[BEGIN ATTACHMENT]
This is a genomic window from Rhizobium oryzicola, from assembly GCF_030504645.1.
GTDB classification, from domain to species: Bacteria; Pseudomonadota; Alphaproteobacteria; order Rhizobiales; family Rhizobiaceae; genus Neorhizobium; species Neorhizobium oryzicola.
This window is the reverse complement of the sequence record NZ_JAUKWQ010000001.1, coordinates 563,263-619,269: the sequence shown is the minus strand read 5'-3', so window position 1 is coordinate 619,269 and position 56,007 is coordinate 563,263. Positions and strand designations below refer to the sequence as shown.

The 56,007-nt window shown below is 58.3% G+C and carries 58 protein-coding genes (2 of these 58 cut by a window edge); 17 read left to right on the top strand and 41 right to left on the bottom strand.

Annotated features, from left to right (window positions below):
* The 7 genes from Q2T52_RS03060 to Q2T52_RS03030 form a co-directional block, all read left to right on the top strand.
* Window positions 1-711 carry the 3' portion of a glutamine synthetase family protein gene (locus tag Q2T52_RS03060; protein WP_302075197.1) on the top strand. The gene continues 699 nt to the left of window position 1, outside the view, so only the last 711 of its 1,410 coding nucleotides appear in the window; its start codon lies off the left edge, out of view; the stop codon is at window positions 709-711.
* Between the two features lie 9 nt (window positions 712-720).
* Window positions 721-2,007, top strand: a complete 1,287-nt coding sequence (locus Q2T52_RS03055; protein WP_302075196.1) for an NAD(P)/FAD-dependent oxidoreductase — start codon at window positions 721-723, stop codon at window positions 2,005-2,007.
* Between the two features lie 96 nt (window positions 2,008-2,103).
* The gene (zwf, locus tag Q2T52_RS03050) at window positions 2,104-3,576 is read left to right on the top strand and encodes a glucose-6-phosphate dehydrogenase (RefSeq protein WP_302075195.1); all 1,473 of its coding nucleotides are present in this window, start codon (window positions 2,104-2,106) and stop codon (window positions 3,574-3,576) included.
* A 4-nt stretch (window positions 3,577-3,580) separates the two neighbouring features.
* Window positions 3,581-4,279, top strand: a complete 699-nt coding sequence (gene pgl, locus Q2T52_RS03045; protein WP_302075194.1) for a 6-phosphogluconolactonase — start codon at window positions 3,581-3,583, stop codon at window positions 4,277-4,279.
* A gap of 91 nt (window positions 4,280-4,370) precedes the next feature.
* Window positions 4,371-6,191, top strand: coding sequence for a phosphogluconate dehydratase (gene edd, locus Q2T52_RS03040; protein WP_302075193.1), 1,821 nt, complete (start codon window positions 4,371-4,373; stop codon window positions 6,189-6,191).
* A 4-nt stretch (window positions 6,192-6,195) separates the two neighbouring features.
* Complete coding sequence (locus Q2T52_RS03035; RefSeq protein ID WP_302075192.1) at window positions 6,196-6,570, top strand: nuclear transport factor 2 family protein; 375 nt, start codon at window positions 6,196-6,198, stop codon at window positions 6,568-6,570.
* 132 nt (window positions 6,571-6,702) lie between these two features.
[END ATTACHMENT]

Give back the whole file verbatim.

This is a genomic window from Rhizobium oryzicola, from assembly GCF_030504645.1.
GTDB classification, from domain to species: Bacteria; Pseudomonadota; Alphaproteobacteria; order Rhizobiales; family Rhizobiaceae; genus Neorhizobium; species Neorhizobium oryzicola.
This window is the reverse complement of the sequence record NZ_JAUKWQ010000001.1, coordinates 563,263-619,269: the sequence shown is the minus strand read 5'-3', so window position 1 is coordinate 619,269 and position 56,007 is coordinate 563,263. Positions and strand designations below refer to the sequence as shown.

The 56,007-nt window shown below is 58.3% G+C and carries 58 protein-coding genes (2 of these 58 cut by a window edge); 17 read left to right on the top strand and 41 right to left on the bottom strand.

Annotated features, from left to right (window positions below):
* The 7 genes from Q2T52_RS03060 to Q2T52_RS03030 form a co-directional block, all read left to right on the top strand.
* Window positions 1-711 carry the 3' portion of a glutamine synthetase family protein gene (locus tag Q2T52_RS03060; protein WP_302075197.1) on the top strand. The gene continues 699 nt to the left of window position 1, outside the view, so only the last 711 of its 1,410 coding nucleotides appear in the window; its start codon lies off the left edge, out of view; the stop codon is at window positions 709-711.
* Between the two features lie 9 nt (window positions 712-720).
* Window positions 721-2,007, top strand: a complete 1,287-nt coding sequence (locus Q2T52_RS03055; protein WP_302075196.1) for an NAD(P)/FAD-dependent oxidoreductase — start codon at window positions 721-723, stop codon at window positions 2,005-2,007.
* Between the two features lie 96 nt (window positions 2,008-2,103).
* The gene (zwf, locus tag Q2T52_RS03050) at window positions 2,104-3,576 is read left to right on the top strand and encodes a glucose-6-phosphate dehydrogenase (RefSeq protein WP_302075195.1); all 1,473 of its coding nucleotides are present in this window, start codon (window positions 2,104-2,106) and stop codon (window positions 3,574-3,576) included.
* A 4-nt stretch (window positions 3,577-3,580) separates the two neighbouring features.
* Window positions 3,581-4,279, top strand: a complete 699-nt coding sequence (gene pgl, locus Q2T52_RS03045; protein WP_302075194.1) for a 6-phosphogluconolactonase — start codon at window positions 3,581-3,583, stop codon at window positions 4,277-4,279.
* A gap of 91 nt (window positions 4,280-4,370) precedes the next feature.
* Window positions 4,371-6,191, top strand: coding sequence for a phosphogluconate dehydratase (gene edd, locus Q2T52_RS03040; protein WP_302075193.1), 1,821 nt, complete (start codon window positions 4,371-4,373; stop codon window positions 6,189-6,191).
* A 4-nt stretch (window positions 6,192-6,195) separates the two neighbouring features.
* Complete coding sequence (locus Q2T52_RS03035; RefSeq protein ID WP_302075192.1) at window positions 6,196-6,570, top strand: nuclear transport factor 2 family protein; 375 nt, start codon at window positions 6,196-6,198, stop codon at window positions 6,568-6,570.
* 132 nt (window positions 6,571-6,702) lie between these two features.